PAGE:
Speaking of things you shouldn’t trust, apparently there is a group of persistent hackers that keep making advertisements to redirect you to scam sites. They performed their biggest scam to date by making their way onto a big-name advertising site in the middle of November. Here’s a tip to help you avoid this malicious advertising, or what security guys call Malvertising. If you click on an ad, and then it cycles through a bunch of different websites, close the browser immediately. You’re being redirected to a scam.
Advertising sites, like Google AdSense, verify that ads are real by checking the website that it goes to. But it’s an automated process and their bots aren’t perfect. That’s how these kinds of scams get through. No ad should redirect you through more than one website. These attackers used a bunch of redirects to obfuscate the eventual destination.
If you’re on Facebook, make sure you lock down your profile. We reported on November 28th a scam that has gotten a lot of attention recently. A scammer took public photos from a woman’s Facebook account of her child and set up a GoFundMe to get money from people.
Scammers in India have started using Google Maps to phish for bank details from customers. They use Google Maps crowdsourced information to insert their own phone numbers as bank contact numbers, effectively making it so that people call them with their banking questions. They go through the process of verifying a caller’s identity and get all the information they need to steal the person’s identity. So, for the time being, go to the company’s website directly rather than relying on details you find elsewhere.
Here are the last two items in security threats: The threat lurking at home, is your router. The device that grants you access to the internet. According to industry sources, more than 45,000 home routers have been compromised by a private hacking group for, as yet, unknown purposes. These attacks are possible through vulnerable, out-of-date software on these routers. It allows attackers to talk directly to computers and other devices on your home network from anywhere in the world.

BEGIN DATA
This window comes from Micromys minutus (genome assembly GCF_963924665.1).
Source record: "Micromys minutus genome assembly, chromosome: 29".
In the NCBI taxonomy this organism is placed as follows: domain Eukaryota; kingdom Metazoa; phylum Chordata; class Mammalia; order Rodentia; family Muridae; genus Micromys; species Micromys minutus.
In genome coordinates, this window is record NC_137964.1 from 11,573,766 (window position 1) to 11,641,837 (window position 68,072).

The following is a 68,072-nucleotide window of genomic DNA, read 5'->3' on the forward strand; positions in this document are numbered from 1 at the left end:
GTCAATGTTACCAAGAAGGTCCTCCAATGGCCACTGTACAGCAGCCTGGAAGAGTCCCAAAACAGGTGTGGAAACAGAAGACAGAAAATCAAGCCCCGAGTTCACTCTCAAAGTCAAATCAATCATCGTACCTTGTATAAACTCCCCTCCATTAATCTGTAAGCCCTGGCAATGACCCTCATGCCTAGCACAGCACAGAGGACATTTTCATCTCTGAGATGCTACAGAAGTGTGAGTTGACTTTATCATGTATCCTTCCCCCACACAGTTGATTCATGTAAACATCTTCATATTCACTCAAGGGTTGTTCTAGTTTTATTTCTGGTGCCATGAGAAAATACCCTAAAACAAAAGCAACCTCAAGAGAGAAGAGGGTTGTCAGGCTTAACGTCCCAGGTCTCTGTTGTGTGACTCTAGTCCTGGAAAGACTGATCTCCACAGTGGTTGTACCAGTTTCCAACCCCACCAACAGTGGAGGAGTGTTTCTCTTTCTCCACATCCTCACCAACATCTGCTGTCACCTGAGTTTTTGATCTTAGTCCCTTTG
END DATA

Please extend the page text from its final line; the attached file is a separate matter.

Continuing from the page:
If you have a power bank, or an external battery to charge your mobile devices while on the go, it is now, theoretically, possible to use those to steal data from your Android devices. This is a long shot, so don’t panic. My advice here is to only purchase these units from places you can trust and from suppliers whose names you’ve heard of. Never borrow one or use a public one like in a mall.
Moving on to privacy concerns. The one that stands out most this week is that insurance companies are monitoring use of CPAP machines to ensure they’re being used as directed. To me, this feels like an invasion of privacy, but I’ll let you do your own reading, rather than editorializing.
Germany is proposing a set of rules governing how home and small office routers operate. Opinions on these guidelines are split. There are some good suggestions, but many privacy advocates feel telecommunications companies have had too much of a role in the design of the proposed mandate.
An article posted Monday on Hmm Daily indicates that some support chatters can read as you type into those support boxes on websites. So, make sure you’re nice, boys and girls. Santa AND Support are watching.
In a reversal of years of password policy, the National Institute of Standards and Technology, or NIST, has removed the recommendation that users be forced to change complex passwords regularly, because it didn’t reduce people reusing passwords. The NIST now recommends multi factor authentication with strong passwords as the standard.
Finally, in privacy concerns corner, we have an important issue I urge all of you in the US to contact your senators about. There is a bill that’s already passed the house and is now before the Senate to make the Register of Copyrights a presidentially appointed position. It is imperative for everyone in this country, that this position remain impartial and not tied to a political agenda. The Register of Copyrights protects intellectual property and influences fair use policies. Having this position tied to either end of the political divide is a terrible idea for everyone.